West Memorial Building: Designing a flexible, adaptive, and green heritage building
Honouring World War II veterans, the West Memorial Building in Ottawa’s Judicial Precinct is an iconic, seven-story Classified Federal Heritage Building. Originally completed in 1958 by the Toronto architectural firm, Allward, and Gouinlock, the stone-clad building occupies an entire city block and contributes to the distinct character of Wellington Street and downtown Ottawa. The West and East Memorial Buildings connected by the historic Memorial Colonnade were originally referred to as the Veterans buildings and were built to help servicemen and servicewomen re-integrate the workforce after the war.
The building has been vacant since 2008 and has never undergone any major renovations. Through a competitive RFP process, our public sector team was asked to modernize and rehabilitate the building to contemporary standards. In joint venture with Moriyama & Teshima Architects as Regenerate 344, the project is scheduled to be completed in 2025.
Fully rehabilitated, the building will temporarily accommodate the Supreme Court of Canada and Federal Courts, while the neighbouring permanent Supreme Court of Canada building is restored and renovated over an eight-year period. When complete, the West Memorial Building will be converted to office space for federal employees.
R344 has had to conserve and resolve an architecture that serves as a judicial building first but can adapt to government offices in the future. Judicial typologies have specific and complex design constraints to ensure fair, untainted legal procedures, while also providing safety and security to legal participants.
In respect of the building’s heritage status, there were significant limitations on alterations. Working closely with the Federal Heritage Board Review Office (FHBRO) and the National Capital Commission, the design abided by Canada’s conservation guidelines to preserve the building’s historical significance.
This complex design project has been driven by program requirements including: accessibility, seismic considerations, sustainability, health and safety, security, modern technology, and conservation of heritage. R344 collaborated as an interdisciplinary team with stakeholders, partners, authorities, engineers, and experts – thinking holistically to retain the status of the heritage building while accommodating the requirements of the Supreme Court.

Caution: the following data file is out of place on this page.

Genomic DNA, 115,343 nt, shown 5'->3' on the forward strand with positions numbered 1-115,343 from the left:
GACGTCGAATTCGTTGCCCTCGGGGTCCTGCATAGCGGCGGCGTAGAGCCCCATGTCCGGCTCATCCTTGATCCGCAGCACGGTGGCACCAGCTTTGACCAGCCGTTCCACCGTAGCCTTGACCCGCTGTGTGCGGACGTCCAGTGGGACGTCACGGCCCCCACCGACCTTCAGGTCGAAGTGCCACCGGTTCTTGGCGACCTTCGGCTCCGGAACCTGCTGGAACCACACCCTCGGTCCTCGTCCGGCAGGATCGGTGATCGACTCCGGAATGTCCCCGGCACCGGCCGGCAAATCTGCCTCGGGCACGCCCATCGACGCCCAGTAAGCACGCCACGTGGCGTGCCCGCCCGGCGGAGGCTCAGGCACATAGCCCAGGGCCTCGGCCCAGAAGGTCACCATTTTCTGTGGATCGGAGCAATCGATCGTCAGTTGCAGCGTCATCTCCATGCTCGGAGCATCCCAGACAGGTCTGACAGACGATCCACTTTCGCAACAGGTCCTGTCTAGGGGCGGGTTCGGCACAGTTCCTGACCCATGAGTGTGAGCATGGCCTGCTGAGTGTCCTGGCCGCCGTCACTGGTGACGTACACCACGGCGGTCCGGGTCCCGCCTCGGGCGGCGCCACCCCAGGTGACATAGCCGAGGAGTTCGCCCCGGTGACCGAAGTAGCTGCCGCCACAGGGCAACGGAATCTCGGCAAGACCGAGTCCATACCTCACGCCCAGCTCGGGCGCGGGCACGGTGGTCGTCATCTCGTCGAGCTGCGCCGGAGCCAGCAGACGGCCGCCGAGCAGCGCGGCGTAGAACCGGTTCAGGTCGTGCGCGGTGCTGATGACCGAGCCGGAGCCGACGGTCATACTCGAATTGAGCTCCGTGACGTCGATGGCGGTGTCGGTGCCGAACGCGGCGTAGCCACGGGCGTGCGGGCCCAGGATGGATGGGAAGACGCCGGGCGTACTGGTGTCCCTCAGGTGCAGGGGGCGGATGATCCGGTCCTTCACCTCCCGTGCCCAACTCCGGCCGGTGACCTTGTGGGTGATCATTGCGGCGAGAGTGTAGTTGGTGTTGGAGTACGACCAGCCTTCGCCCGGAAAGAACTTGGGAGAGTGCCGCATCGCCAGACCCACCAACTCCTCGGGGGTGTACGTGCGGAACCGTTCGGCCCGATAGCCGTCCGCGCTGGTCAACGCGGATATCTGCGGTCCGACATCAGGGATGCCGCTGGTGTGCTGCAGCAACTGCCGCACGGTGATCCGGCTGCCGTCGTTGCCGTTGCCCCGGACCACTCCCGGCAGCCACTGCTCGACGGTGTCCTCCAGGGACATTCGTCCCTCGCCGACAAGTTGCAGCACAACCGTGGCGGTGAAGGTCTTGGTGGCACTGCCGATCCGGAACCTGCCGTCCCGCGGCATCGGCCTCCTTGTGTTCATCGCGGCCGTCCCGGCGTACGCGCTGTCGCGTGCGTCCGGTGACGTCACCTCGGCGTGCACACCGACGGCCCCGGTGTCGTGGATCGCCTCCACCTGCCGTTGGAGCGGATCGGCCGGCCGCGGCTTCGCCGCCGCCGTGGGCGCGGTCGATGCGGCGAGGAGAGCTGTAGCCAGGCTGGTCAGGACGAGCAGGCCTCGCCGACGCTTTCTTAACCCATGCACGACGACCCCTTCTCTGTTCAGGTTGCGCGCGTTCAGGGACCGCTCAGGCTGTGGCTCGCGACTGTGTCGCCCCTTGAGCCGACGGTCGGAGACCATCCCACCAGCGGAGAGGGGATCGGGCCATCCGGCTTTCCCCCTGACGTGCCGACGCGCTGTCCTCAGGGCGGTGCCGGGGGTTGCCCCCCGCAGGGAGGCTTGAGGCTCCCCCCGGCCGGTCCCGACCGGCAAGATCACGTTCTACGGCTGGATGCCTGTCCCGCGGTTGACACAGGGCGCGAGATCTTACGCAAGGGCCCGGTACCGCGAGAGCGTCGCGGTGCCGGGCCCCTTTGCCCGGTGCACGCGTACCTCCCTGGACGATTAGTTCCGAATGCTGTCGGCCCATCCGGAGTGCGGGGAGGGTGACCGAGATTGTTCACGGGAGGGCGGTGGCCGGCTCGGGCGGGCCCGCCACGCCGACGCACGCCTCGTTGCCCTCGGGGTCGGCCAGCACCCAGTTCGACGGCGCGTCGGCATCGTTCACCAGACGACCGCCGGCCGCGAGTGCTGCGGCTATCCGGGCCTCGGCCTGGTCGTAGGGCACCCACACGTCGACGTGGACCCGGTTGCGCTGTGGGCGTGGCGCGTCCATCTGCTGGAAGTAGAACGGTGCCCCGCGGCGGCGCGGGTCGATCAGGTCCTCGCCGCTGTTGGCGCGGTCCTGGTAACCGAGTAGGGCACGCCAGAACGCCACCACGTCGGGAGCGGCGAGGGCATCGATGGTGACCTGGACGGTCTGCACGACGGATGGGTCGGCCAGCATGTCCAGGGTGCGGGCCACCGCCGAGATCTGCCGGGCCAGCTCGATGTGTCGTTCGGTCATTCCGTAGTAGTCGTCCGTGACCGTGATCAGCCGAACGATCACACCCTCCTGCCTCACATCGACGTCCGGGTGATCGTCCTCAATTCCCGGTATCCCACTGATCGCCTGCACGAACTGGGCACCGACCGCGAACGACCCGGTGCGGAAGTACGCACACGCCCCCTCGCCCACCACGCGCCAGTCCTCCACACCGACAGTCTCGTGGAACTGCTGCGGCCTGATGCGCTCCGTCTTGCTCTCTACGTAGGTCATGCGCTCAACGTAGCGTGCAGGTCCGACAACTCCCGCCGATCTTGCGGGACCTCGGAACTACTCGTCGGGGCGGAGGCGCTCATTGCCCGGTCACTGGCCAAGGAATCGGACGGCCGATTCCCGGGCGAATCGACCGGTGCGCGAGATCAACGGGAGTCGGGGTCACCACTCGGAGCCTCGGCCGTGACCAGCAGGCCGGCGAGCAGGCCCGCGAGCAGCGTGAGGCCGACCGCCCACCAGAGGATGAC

Interventions and rehabilitation for heritage elements required detailed collaboration with FHBRO to balance security, program, and heritage value. Throughout design, R344 had to consider the possibility that any portion of the building could revert to its original heritage character.
Once complete, every system in the building will be new, including a full rehabilitation of the concrete structure, and beams to meet current seismic requirements. To address the building’s functional requirements, we identified the architecture’s eastern, Lyon Street façade as the ideal, yet flexible, public entry point. This added prominence to the Memorial Colonnade that extends across Lyon Street physically connecting the East and West Memorial Buildings. Communicating the prominence of the Supreme Court, the new entrance consists of a public terrace incorporating stairs and a convenient, accessible ramp into the building.
Inside, and reminiscent of the existing Supreme Court, users are greeted by the Grand Hall, which has been inserted into a previously exterior lightwell. The Grand Hall (designed to host events, visitors, and tours) features a spectacular spiral staircase and glass elevator which connects to the Supreme Court located on the second floor. The staircase is complimented by a feature installation overhead designed to dynamically mediate light and sound within the space, while referencing the Aurora Borealis and the story of Canada’s Northern Lights.
The design for the courtroom interior, also ‘inserted’ within a previously exterior lightwell, incorporates wood as the dominant material, honouring democratic authority and referencing the prominence of wood finishes in the existing Supreme Court. Similar to the function of the Aurora Borealis feature in the Grand Hall, wood portals that define the courtroom, mediate daylight within the space, with intentional interstices between the nine portals to provide natural light from above and on each side.
The copper roof was replaced, and the stone exterior of the building was repointed. Improvements to the envelope, together with an added interior layer to the building’s 800 windows, are designed to meet Canada’s stringent energy performance requirements. The design recently received Four Green Globes Certification for design.
This project signals Canada’s commitment to rehabilitating and adapting historic buildings for sustained use and energy performance. It also communicates the time-honoured prestige of the highest court in Canada and the country’s rich judicial history.
Once construction is complete, the West Memorial Building will be exemplary in its energy performance and adaptive flexibility – evolving into a world class workplace for federal employees.
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